While they were performing this sad office, we ascended the hill with trembling steps to the plantation. We found Madame de la Tour and Margaret in prayer, awaiting news from the vessel. As soon as Madame de la Tour saw me, she cried, “Where is my daughter—my dear daughter—my child?” My silence and my tears leaving her no doubt as to her misfortune, she was instantly seized with a convulsive stopping of the breath and agonizing pain, and her voice was no longer heard but in sighs and sobs. Margaret cried, “Where is my son? I do not see my son!” and fainted. We ran to her assistance, and I assured her that Paul was living, and cared for by the governor. As soon as she recovered consciousness, she devoted herself to the care of her friend, who was roused from one fainting fit only to fall into another. Madame de la Tour passed the whole night in the most cruel sufferings, which caused me to feel that there is no grief like a mother’s grief. When she returned to consciousness she turned a sad fixed look toward heaven. In vain her friend and I pressed her hand in ours; in vain we called her by the tenderest names. She appeared wholly insensible to these testimonials of our affection, and no sound issued from her oppressed bosom but deep hollow moans.  7
  In the morning Paul was brought home in a palanquin; he had recovered the use of his reason, but was unable to utter a word. His interview with his mother and Madame de la Tour, which I had dreaded, produced a better effect than all my cares. A ray of consolation appeared on the countenances of these two unfortunate mothers. They pressed close to him, clasped him in their arms, and kissed him; and their tears, which had been held back by their excessive grief, began to flow. Paul mingled his tears with theirs; and nature having thus found relief in these three unfortunate creatures, a long stupor succeeded the convulsive expression of their grief, and afforded them a lethargic repose, resembling in truth that of death.  8
  M. de la Bourdonnais sent privately to inform me that the corpse of Virginia had been by his order carried to the town, from whence it would be transferred to the church of Shaddock Grove. I immediately went down to Port Louis, where I found a multitude assembled from all parts of the island in order to be present at the funeral, as if the island had lost in her that which was most dear. The vessels in the harbor had their yards crossed and their flags at half-mast, and they fired guns at short intervals. A body of grenadiers led the funeral procession, with their muskets reversed, and the drums covered with crape giving only muffled, mournful sounds. Dejection was depicted on the countenances of these warriors, who had so often faced death in battle without a change of countenance. Eight young ladies of the principal families of the island, dressed in white, carrying palm branches in their hands, bore the body of their young companion covered with flowers. They were followed by a choir of children chanting hymns. After them came the governor, his staff, and all the principal inhabitants of the island, and an immense crowd of people.  9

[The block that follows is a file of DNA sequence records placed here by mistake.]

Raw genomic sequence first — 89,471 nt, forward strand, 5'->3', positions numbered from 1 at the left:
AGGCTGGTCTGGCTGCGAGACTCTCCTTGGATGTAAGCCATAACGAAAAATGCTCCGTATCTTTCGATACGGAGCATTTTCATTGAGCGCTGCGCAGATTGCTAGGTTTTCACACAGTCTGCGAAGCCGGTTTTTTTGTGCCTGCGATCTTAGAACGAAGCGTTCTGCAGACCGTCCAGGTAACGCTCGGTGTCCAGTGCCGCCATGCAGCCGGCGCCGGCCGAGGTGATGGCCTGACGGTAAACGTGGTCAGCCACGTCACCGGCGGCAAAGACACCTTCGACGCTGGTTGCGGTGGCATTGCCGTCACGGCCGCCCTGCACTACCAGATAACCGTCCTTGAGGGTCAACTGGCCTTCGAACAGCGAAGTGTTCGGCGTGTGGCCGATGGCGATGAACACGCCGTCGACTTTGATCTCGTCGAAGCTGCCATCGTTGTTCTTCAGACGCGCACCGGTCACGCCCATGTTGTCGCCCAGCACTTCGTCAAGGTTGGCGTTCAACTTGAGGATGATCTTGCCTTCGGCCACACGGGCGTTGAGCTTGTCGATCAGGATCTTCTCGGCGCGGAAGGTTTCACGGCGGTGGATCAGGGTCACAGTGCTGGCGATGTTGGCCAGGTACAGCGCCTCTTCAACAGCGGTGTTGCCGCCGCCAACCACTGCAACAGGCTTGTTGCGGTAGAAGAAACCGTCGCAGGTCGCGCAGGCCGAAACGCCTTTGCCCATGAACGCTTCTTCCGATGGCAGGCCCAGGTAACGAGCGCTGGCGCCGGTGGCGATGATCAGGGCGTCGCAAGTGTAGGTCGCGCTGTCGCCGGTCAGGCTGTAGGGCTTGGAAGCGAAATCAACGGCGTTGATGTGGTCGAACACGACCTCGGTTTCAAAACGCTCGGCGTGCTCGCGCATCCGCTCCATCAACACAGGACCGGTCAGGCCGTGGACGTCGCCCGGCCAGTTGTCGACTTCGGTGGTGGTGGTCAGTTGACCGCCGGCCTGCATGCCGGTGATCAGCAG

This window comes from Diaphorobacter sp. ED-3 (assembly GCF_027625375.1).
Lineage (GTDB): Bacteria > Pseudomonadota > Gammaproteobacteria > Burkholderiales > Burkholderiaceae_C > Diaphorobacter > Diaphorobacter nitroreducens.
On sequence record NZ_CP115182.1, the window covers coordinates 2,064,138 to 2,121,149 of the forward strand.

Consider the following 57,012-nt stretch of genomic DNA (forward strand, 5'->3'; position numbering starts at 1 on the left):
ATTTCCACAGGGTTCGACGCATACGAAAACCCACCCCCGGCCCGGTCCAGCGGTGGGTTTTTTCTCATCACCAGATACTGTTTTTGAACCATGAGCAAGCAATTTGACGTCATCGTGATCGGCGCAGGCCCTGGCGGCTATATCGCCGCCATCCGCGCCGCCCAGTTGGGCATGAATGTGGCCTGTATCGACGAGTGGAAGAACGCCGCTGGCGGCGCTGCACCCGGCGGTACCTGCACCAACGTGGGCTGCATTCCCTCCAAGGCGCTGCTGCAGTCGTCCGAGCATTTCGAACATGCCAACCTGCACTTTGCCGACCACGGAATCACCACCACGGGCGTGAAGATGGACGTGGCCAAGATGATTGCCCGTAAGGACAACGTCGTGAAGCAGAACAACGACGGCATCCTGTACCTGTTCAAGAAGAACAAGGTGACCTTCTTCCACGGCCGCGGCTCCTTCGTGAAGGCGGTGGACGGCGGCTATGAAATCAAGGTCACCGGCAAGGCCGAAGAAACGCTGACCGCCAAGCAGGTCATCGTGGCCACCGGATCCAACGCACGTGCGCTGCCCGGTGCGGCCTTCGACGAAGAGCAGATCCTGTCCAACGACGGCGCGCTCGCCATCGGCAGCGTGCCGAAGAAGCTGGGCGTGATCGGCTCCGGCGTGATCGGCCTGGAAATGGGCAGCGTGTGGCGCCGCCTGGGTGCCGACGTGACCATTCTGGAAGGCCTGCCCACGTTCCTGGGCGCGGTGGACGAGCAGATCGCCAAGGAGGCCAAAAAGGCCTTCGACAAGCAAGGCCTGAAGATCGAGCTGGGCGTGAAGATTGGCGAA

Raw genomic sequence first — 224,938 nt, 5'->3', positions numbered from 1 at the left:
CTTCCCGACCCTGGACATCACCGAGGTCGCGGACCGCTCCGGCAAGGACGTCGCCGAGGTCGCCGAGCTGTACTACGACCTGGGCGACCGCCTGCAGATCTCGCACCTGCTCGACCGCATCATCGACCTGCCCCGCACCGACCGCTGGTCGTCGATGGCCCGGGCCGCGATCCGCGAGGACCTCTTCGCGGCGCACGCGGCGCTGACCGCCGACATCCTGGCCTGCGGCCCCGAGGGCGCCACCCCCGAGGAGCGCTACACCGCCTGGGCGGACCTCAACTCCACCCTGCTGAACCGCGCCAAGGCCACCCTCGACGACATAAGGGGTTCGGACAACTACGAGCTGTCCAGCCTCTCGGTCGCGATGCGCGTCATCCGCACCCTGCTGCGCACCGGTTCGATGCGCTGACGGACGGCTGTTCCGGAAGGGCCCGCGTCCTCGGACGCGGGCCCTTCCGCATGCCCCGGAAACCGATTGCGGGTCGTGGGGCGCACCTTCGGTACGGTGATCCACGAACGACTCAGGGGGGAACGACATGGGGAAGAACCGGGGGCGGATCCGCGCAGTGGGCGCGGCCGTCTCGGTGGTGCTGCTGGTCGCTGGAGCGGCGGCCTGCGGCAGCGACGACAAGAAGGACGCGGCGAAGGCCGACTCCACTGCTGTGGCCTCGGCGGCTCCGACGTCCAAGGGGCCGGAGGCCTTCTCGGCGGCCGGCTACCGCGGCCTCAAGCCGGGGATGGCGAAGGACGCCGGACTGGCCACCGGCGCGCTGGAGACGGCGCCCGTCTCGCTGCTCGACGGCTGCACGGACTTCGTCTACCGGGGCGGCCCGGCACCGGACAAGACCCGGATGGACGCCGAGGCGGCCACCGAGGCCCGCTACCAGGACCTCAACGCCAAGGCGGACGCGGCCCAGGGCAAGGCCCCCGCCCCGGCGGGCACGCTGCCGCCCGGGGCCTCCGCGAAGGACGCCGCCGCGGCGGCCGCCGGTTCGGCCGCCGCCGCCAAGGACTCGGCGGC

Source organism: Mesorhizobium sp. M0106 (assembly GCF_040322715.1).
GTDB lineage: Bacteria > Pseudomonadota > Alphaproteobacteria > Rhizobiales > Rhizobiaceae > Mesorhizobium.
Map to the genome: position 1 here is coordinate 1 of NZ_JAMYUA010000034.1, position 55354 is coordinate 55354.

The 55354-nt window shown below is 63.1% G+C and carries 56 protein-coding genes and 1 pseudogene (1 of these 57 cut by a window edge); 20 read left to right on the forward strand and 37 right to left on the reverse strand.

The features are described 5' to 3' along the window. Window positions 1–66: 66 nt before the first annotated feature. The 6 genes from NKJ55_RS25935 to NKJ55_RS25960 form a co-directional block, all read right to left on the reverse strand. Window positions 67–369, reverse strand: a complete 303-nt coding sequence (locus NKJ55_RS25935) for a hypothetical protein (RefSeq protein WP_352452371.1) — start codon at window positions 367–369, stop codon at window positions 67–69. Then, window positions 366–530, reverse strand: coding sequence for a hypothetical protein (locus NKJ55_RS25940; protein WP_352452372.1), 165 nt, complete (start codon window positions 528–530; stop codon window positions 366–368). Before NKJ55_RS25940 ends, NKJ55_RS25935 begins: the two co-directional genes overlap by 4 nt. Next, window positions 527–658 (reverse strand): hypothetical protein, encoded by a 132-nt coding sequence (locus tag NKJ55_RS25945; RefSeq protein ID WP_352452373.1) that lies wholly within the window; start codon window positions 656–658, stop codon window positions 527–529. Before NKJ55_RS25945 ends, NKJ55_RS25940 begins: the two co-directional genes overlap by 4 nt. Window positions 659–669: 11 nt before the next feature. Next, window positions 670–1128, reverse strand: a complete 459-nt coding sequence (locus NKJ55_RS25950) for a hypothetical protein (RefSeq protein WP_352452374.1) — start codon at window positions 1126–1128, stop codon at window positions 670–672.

This was what had been ordered by the administration to do honor to the virtues of Virginia. But when the corpse arrived at the foot of this mountain, in sight of those cottages of which she had been so long the joy, and that her death filled now with despair, all the funeral pomp was interrupted; the hymns and chants ceased, and nothing was heard throughout the plain but sighs and sobs. Then many young girls from the neighboring habitations were seen running to touch the coffin of Virginia with handkerchiefs, chaplets, and crowns of flowers, invoking her as a saint. Mothers asked of Heaven a daughter like Virginia; lovers, a heart as faithful; the poor, a friend as tender; slaves, a mistress as good.  10